Angelita Almeras helped locate the remains of several hundred missing Mexicans while searching for her own brother — a search that ended abruptly this week when a gunman killed her.
In the violence-wracked Latin American country, even locating one of the more than 100,000 missing people can be fraught with danger.
Almeras, a 27-year-old single mother of two, had asked the government for protection a week ago due to increasing threats by telephone and social media, people close to her told AFP on Friday.
But help never came. And on Thursday she was shot at the beauty salon where she worked in the city of Tecate, across the border from the US state of California.
Activists say she is one of eight people killed in searches for missing persons in Mexico since 2021.
“This should never have happened,” said Paula Sandoval, a friend of Almeras who is also looking for a brother who was kidnapped in 2020.
“If the authorities had done their job, this would not have happened. Neither she nor her family deserved this,” she added.
Almeras’ brother Jose disappeared along with his girlfriend in 2018, when Tecate faced an escalation of violence related to drug trafficking.
As part of their effort to find him, Almeras and her mother founded a group called “Union and Strength for Our Disappeared.”
Sandoval remembered her as a “warrior” with a big heart who was committed to the cause.
“She always helped the victims… She always ran to them when she was called,” she said.
– Threats, intimidation –
Almeras — who was initially identified by a local human rights commission after her death as Angelica Leon based on her middle name — filed three complaints about threats she received, her friend said.
“They told her they were going to come after her, they asked her why she was uncovering graves. They told her she would end up like the people she found,” Sandoval said.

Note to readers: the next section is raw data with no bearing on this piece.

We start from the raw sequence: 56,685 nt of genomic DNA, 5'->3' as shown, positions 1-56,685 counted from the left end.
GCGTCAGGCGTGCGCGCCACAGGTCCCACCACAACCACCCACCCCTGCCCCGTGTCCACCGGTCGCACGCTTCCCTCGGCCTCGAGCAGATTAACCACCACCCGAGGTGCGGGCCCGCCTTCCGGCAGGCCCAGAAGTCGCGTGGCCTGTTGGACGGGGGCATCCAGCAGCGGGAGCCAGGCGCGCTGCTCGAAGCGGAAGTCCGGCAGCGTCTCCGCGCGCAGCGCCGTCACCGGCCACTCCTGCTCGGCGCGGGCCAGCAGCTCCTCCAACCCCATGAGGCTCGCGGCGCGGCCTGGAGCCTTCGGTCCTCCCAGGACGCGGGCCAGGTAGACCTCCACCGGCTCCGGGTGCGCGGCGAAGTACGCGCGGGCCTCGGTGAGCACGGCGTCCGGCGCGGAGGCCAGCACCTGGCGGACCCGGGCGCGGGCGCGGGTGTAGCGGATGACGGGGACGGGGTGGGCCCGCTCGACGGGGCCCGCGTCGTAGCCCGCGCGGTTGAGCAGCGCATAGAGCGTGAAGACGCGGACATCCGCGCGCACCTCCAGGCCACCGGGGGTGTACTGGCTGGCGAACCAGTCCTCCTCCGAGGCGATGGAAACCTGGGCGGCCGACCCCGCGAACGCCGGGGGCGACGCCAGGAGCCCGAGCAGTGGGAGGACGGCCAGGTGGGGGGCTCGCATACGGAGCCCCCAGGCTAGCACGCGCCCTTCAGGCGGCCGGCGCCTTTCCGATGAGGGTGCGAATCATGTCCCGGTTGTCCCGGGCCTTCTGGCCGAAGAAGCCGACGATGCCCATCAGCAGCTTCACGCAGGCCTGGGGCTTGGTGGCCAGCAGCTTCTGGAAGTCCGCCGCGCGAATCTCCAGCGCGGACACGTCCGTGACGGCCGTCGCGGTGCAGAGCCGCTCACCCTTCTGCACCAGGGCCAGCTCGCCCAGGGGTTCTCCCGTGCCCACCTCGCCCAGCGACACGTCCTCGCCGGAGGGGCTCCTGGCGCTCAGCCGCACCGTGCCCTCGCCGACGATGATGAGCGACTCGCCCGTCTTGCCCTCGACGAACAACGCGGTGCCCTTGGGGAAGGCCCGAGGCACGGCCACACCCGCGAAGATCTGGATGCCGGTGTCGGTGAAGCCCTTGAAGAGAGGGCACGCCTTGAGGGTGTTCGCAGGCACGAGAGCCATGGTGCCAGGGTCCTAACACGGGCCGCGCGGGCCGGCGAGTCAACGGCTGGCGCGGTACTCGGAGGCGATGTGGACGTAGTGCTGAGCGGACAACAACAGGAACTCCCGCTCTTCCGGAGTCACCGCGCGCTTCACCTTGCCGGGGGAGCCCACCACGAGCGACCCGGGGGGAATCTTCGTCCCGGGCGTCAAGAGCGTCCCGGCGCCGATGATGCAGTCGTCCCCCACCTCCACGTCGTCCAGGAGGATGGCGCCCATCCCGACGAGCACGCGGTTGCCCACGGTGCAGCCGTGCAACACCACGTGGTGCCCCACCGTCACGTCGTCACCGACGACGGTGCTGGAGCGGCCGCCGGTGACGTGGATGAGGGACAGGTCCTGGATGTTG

The threats came from unknown phone numbers and social media accounts.
“The authorities have done nothing to identify them,” Sandoval said.
Almeras had become a “prominent figure” in the defense of the missing and their families, “putting her in a vulnerable position in a state and country embroiled in violence,” according to rights group Elementa Derechos Humanos.
Mexican President Andres Manuel Lopez Obrador said Friday that Almeras was receiving protection from local authorities and that the alleged perpetrator had been identified.
“Everything indicates that there is no connection” with her work in search of the missing, he said, referring to Almeras’ ex-partner who voluntarily went to the prosecutor’s office after her murder.
“There may be another reason, but I can’t say more than that,” Lopez Obrador added, in comments that were met with skepticism from people close to Almeras.
“It’s unfortunate that the authorities are looking for a scapegoat… to close the case as quickly as possible,” Sandoval said.
“But this really has to do with her search,” she said, adding that Almeras “got along very well with her ex-partner.”
More than 114,000 people have gone missing in Mexico, especially since 2006, when then-President Felipe Calderon’s government deployed the military to fight drug cartels.
Since then, a spiral of violence has killed more than 420,000 people.
Despite the risks, Sandoval said she plans to continue her own search, although each grave found “reveals things that make certain people uncomfortable,” including authorities.
The family members of Almeras must cope with the devastating loss of two of their loved ones.
“Now her mother is in twice as much pain because she still hasn’t found her son, and she has lost her mainstay, her daughter,” Sandoval said.